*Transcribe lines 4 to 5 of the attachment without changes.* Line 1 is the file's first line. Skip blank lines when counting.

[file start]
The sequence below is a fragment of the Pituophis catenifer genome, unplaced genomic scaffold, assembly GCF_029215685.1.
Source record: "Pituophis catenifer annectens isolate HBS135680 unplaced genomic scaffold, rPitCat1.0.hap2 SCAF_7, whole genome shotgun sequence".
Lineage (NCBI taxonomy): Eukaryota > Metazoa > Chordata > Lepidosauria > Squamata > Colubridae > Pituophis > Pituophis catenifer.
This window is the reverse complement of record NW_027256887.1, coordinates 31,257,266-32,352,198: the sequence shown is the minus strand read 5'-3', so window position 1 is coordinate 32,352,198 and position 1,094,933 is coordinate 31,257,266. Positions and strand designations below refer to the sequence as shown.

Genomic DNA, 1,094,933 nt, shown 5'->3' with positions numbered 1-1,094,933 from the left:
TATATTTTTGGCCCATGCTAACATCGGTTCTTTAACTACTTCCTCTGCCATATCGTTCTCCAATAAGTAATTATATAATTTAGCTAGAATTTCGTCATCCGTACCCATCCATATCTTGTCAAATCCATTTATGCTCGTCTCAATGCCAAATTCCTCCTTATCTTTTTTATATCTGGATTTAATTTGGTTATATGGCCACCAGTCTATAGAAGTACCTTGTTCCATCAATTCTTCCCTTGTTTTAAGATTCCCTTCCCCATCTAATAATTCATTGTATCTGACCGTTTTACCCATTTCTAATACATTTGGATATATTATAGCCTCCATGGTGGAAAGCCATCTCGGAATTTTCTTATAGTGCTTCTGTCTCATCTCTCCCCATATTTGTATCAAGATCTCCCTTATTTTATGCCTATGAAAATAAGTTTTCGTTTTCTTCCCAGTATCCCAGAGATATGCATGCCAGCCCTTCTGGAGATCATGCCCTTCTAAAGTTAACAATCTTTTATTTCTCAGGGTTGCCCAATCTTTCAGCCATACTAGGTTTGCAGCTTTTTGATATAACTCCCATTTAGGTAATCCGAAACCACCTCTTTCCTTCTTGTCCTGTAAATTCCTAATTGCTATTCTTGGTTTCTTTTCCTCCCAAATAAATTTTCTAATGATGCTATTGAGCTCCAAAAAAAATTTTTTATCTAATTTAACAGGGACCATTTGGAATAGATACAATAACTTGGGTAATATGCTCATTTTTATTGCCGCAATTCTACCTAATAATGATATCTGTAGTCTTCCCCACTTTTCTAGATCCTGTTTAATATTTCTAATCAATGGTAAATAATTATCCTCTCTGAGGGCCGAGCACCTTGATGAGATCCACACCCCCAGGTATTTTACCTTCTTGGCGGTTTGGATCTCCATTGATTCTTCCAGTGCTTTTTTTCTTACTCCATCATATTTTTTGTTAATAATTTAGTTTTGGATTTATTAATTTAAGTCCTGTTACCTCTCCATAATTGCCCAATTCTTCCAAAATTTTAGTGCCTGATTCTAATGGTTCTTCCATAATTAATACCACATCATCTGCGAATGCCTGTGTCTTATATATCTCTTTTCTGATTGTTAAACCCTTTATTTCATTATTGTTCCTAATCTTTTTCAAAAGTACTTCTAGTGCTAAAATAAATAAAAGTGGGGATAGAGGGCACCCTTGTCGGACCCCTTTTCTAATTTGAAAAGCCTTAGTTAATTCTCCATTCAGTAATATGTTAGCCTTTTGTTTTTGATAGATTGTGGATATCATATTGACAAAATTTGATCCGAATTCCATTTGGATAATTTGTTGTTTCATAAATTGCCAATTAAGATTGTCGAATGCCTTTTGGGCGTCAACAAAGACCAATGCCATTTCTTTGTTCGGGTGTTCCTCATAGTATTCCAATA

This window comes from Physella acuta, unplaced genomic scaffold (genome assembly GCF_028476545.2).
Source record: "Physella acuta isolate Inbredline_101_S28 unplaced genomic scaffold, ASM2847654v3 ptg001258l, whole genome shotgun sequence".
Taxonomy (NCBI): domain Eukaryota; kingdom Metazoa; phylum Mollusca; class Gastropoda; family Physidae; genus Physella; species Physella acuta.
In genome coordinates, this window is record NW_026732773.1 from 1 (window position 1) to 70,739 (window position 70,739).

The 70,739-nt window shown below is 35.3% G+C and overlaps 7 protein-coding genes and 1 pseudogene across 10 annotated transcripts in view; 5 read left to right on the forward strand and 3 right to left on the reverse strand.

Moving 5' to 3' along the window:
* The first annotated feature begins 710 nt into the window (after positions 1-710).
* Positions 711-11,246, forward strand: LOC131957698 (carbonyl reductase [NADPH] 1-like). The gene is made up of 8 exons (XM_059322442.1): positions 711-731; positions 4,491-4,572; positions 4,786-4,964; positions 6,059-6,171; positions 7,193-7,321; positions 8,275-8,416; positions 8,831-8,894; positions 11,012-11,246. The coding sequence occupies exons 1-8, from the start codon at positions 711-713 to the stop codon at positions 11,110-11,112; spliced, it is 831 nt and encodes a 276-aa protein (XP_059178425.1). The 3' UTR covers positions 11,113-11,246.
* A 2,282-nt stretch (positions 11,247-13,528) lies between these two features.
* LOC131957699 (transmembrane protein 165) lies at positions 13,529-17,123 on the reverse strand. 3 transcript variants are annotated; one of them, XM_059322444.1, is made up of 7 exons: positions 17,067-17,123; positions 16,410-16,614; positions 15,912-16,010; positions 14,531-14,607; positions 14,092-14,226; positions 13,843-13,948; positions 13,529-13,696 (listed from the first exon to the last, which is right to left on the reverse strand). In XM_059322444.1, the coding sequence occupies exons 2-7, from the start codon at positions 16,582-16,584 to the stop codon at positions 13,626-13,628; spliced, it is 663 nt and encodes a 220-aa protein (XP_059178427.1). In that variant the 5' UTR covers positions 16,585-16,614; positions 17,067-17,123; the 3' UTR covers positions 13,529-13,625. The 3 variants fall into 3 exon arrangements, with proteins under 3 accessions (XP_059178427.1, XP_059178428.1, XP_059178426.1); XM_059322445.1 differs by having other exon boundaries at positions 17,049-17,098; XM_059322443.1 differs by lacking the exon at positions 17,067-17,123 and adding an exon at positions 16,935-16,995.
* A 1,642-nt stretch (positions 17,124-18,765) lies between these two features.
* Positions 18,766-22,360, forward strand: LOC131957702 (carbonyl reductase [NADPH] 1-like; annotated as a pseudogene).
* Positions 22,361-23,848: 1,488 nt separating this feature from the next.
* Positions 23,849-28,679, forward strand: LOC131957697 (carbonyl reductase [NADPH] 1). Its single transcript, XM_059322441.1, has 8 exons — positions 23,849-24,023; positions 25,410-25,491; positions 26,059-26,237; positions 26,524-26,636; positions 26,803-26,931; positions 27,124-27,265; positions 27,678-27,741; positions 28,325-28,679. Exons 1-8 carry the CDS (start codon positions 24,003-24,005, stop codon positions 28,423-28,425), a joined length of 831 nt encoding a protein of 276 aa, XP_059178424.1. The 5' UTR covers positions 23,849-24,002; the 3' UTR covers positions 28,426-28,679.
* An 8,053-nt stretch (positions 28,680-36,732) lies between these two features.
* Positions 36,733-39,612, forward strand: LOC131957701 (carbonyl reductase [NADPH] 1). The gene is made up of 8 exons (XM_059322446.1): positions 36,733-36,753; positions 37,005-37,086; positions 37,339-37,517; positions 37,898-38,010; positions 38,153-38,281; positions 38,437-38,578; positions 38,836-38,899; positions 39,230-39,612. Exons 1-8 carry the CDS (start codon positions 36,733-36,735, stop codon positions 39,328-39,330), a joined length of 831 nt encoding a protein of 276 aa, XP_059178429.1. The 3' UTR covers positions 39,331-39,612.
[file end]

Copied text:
This window is the reverse complement of record NW_027256887.1, coordinates 31,257,266-32,352,198: the sequence shown is the minus strand read 5'-3', so window position 1 is coordinate 32,352,198 and position 1,094,933 is coordinate 31,257,266. Positions and strand designations below refer to the sequence as shown.

Genomic DNA, 1,094,933 nt, shown 5'->3' with positions numbered 1-1,094,933 from the left: